Update to Auburn housing code addresses homeless shelters

Planning Commission to hold public hearing on changes today
By: Jon Schultz, Journal Staff Writer
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The Auburn Planning Commission is working to clear up some potential gray areas by updating the housing portion of its zoning ordinance.

At its regular meeting today the commission will hold public hearings to discuss four recommended ordinance amendments, including one that would allow emergency shelters, transitional housing and supportive housing in certain areas.

Emergency shelters generally offer minimal support services to the homeless with occupancy limited to six months or less, according to the city staff report.

 The current ordinance does not address such a use, or those in the other amendments, and if they are adopted then it will streamline the process for developers, said Reg Murray, senior planner for the City of Auburn.

“Technically it doesn’t say you can do that (in the current ordinance), and we would have to then work through how we might be able to get there if there’s a means of doing so,” Murray said.  “It’s not a matter of changing something (from needing) a use permit to allowing it by right; it’s to get the code to allow them period.”

For example, if the amendment for emergency shelters is passed, it would eliminate the need for a developer to get approval from the Planning Commission, as well as a use permit, which is subject to a public hearing, to set one up in the specified areas.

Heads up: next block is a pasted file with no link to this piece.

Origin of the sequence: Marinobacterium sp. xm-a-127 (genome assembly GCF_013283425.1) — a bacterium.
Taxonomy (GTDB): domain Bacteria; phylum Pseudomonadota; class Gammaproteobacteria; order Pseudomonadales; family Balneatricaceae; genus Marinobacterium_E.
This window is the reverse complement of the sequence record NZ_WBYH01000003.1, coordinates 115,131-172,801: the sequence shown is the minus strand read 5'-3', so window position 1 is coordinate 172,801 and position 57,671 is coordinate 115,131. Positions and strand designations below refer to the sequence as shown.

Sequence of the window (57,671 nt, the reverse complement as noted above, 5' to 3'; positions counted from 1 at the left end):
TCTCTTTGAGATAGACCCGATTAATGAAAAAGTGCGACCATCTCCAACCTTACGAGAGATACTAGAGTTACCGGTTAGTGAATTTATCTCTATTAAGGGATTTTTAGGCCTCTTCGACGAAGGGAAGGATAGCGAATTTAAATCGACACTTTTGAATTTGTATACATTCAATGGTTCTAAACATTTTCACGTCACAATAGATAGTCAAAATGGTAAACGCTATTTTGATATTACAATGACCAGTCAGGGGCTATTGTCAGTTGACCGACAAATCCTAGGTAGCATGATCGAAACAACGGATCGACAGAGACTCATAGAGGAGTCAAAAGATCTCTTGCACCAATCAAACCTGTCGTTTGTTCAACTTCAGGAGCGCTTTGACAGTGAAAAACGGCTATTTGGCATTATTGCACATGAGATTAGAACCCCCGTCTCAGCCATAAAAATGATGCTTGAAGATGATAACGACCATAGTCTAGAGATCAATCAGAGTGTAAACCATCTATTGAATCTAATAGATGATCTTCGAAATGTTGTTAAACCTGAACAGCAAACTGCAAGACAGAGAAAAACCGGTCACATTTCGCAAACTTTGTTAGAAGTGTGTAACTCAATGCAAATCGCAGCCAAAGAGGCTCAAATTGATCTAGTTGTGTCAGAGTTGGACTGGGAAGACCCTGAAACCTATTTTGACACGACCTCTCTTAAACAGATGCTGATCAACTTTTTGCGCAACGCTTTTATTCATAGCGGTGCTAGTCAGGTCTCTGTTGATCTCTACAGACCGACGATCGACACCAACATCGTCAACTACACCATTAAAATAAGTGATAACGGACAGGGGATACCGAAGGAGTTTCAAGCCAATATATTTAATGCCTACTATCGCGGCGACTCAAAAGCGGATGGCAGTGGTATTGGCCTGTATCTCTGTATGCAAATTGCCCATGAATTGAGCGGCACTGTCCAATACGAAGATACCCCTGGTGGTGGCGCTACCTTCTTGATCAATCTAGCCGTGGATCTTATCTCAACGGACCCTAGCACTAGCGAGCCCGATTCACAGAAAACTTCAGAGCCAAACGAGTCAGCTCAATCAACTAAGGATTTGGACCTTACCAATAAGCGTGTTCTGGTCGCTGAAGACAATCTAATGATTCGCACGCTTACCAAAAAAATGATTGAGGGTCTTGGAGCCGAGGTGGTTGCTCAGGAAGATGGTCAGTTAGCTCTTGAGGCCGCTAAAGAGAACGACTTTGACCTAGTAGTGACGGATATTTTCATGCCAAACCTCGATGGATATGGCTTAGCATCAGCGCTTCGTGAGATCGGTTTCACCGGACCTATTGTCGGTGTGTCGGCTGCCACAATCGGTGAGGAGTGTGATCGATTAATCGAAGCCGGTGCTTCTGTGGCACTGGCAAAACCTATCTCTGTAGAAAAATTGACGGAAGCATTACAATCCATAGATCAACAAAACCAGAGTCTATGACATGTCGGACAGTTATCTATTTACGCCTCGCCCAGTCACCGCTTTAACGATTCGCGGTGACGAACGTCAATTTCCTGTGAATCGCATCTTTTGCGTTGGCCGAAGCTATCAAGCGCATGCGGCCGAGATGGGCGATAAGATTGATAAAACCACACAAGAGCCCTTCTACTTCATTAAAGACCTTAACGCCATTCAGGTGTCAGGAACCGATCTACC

Emergency shelters would be permitted in industrial zone districts along the railroad near Lincoln Way and Borland Avenue as well as a spot off Sacramento Street, Murray said. There is also a section that addresses “temporary shelters” to ensure the Gathering Inn’s efforts to assist the homeless are not made non-compliant with the new code.

In 2007, it became state law for jurisdictions to identify at least one zone district that can accommodate at least one year-round emergency shelter, and emergency shelters must be allowed as a permitted use, according to the city staff report.

That law, Senate Bill 2, also mandated jurisdictions to amend their codes to permit transitional housing and supportive housing, the report said.

Transitional housing would be permitted in medium density multiple-family residential zones spread throughout the city in areas such as the one off Nevada Street near Palm Terrace Apartments, Murray said.

When Auburn last updated the housing element of its zoning ordinance in 2008, it set the goal of adding these amendments to the code in the future, Murray said. Those regulations are typically updated every five to seven years, he said.

The other amendments cover residential care facilities, single room occupancy units and provisions for reasonable accommodation for people with disabilities.

The recommendations will likely go before City Council in April for its review and potential approval, he said.

The Planning Commission will meet 6 p.m. today at City Hall immediately following the Historic Design Review Committee meeting.


Jon Schultz can be reached at Follow him on Twitter @Jon_AJNews